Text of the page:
The UNESCO World Heritage Site and one of the seven wonders of the world, Machu Picchu once housed Inca royalty, but now hosts more than a million visitors every year. A trip to Machu Picchu is awe-inspiring, breath-taking, and a once in a lifetime experience that shouldn’t be missed.
There are several ways in which someone can travel to the famed ruins in the mountains of Peru. Depending on what you would like to do, it can be relatively easy getting there, but you can also opt for a multi-day guided trek if a fully immersive experience is more appealing. The easiest way to get to Machu Picchu is via plains, trains, and automobiles. Having made the trip myself a few years ago, I’ll clue you in on exactly how I made it to one of the most spectacular views you can find in all of Peru and how I would recommend you make the trip.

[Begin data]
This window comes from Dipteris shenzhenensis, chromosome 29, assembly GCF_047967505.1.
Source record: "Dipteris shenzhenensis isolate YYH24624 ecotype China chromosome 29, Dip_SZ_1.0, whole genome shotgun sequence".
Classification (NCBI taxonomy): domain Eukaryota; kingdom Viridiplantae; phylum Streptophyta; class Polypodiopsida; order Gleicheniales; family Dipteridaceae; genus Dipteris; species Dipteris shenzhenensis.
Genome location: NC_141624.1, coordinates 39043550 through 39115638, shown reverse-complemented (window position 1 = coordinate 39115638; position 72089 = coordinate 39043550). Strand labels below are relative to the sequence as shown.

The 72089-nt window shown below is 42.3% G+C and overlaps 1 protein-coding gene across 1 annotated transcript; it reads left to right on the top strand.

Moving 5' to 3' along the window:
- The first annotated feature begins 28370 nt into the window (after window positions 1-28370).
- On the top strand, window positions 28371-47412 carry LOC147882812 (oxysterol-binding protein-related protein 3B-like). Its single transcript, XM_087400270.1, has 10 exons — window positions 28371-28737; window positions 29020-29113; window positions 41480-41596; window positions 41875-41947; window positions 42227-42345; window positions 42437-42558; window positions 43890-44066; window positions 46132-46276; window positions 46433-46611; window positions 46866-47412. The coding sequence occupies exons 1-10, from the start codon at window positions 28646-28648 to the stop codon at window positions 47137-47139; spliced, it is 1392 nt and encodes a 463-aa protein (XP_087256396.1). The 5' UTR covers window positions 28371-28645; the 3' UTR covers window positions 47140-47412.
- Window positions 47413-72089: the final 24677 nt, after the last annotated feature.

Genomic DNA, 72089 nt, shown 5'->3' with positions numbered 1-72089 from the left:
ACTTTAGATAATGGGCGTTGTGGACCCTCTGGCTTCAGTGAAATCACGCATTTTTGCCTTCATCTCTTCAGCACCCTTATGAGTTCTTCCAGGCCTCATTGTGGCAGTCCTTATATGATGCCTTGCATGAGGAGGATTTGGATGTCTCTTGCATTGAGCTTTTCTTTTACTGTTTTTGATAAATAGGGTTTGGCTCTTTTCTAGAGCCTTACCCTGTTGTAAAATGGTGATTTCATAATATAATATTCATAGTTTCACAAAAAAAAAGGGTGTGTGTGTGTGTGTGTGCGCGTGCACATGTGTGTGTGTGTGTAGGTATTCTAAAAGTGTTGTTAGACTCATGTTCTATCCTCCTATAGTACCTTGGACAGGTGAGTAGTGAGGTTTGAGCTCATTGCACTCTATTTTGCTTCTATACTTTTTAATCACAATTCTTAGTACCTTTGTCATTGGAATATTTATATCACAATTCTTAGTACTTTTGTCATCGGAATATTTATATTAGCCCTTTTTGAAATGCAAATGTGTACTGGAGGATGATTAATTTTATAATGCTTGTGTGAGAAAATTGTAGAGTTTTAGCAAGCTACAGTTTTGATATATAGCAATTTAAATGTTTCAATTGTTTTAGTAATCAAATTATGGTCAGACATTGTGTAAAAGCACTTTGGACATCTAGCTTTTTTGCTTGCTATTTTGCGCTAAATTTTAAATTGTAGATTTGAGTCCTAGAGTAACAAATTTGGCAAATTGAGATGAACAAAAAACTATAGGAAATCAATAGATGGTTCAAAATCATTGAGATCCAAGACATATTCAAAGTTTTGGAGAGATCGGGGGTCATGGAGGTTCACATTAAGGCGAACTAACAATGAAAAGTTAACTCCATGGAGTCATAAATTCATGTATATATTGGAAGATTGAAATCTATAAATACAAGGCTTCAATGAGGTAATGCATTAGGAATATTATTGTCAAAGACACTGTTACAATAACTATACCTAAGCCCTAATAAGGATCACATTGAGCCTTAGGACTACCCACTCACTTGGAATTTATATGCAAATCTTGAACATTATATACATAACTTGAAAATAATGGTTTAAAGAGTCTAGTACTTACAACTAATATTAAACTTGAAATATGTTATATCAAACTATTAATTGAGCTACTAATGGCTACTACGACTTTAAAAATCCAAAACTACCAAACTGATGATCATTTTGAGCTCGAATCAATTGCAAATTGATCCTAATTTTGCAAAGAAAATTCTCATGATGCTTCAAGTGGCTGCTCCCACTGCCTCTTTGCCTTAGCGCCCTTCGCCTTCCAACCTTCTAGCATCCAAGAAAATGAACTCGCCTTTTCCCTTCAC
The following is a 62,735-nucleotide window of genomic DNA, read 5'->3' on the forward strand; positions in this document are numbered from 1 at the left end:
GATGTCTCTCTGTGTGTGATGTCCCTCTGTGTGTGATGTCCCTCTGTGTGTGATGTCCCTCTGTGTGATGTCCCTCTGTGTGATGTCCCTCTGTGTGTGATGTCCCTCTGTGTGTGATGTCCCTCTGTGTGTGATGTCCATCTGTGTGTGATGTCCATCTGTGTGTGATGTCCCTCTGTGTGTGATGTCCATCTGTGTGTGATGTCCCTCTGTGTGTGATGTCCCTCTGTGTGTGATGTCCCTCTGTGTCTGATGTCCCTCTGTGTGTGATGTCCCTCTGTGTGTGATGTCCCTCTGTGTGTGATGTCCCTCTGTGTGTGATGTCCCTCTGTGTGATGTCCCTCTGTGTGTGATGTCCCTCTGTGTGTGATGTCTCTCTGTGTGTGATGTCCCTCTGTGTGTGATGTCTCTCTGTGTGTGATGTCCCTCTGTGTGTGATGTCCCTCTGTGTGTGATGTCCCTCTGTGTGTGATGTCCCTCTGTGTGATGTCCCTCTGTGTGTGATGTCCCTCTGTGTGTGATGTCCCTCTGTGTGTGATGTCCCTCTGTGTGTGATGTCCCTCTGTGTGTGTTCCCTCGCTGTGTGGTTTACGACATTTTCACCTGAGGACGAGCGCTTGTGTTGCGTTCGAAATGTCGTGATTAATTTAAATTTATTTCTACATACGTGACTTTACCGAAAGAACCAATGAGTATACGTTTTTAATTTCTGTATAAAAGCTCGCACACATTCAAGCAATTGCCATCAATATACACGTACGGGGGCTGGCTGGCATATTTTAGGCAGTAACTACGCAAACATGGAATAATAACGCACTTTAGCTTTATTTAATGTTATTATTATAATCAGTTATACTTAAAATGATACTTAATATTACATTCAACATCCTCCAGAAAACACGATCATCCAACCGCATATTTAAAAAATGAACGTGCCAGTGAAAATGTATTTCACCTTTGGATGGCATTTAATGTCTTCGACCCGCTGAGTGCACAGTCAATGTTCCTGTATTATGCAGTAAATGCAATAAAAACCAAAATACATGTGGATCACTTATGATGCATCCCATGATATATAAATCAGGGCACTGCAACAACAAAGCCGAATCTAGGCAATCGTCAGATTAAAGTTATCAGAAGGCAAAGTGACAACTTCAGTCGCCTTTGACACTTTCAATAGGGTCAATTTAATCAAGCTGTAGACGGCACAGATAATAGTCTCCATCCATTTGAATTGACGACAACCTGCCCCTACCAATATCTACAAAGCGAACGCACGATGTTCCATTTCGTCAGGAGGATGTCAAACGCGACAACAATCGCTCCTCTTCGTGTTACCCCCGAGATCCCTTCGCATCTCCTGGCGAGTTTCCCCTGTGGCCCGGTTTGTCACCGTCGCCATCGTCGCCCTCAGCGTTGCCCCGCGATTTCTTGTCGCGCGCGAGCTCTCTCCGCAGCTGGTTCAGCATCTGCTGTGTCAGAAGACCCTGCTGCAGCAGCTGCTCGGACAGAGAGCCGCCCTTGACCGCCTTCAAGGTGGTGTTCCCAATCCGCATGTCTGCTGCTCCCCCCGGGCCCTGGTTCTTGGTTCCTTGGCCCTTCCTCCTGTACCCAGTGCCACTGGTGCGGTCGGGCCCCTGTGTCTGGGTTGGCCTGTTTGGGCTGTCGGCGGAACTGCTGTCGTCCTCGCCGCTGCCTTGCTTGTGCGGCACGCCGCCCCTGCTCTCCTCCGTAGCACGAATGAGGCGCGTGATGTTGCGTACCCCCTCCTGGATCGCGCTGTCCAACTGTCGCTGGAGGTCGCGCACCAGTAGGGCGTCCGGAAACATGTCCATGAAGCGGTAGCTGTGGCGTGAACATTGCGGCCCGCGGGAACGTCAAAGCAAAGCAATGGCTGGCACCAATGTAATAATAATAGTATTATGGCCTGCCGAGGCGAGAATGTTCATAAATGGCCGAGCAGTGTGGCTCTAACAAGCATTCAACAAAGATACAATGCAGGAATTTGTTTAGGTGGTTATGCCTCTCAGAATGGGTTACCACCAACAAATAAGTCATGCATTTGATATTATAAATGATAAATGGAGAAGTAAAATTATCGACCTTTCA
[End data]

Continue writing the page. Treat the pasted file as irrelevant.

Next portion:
Having stayed in the capital city of Lima for a few days with a friend, we booked a flight from Lima to Cusco as the jumping off point for our trip to Machu Picchu. The vast majority of travelers planning a trip to the famous ruins will go through Cusco on the way. Known as the capital of the former Incan Empire, Cusco is a city with its share of archaeological remains and ruins, Spanish colonial architecture, and noted Peruvian cuisine. Be sure to check out the Sacsayhuamán ruins while staying in Cusco. There are plenty of hostels and hotels in the city, so accommodations shouldn’t be a problem while visiting.
I highly recommend spending a couple of days in Cusco. Not just to experience all of the wonderful food, culture, and history the city as to offer, but also to get acclimated to the elevation before traveling to Machu Picchu. Believe it or not, the City of Cusco is actually higher in elevation (11,000 ft.) than Machu Picchu (8,000 ft.), so it serves as a great way to acclimate to the thin air before walking around the ruins, especially if you are coming from Lima on the coast.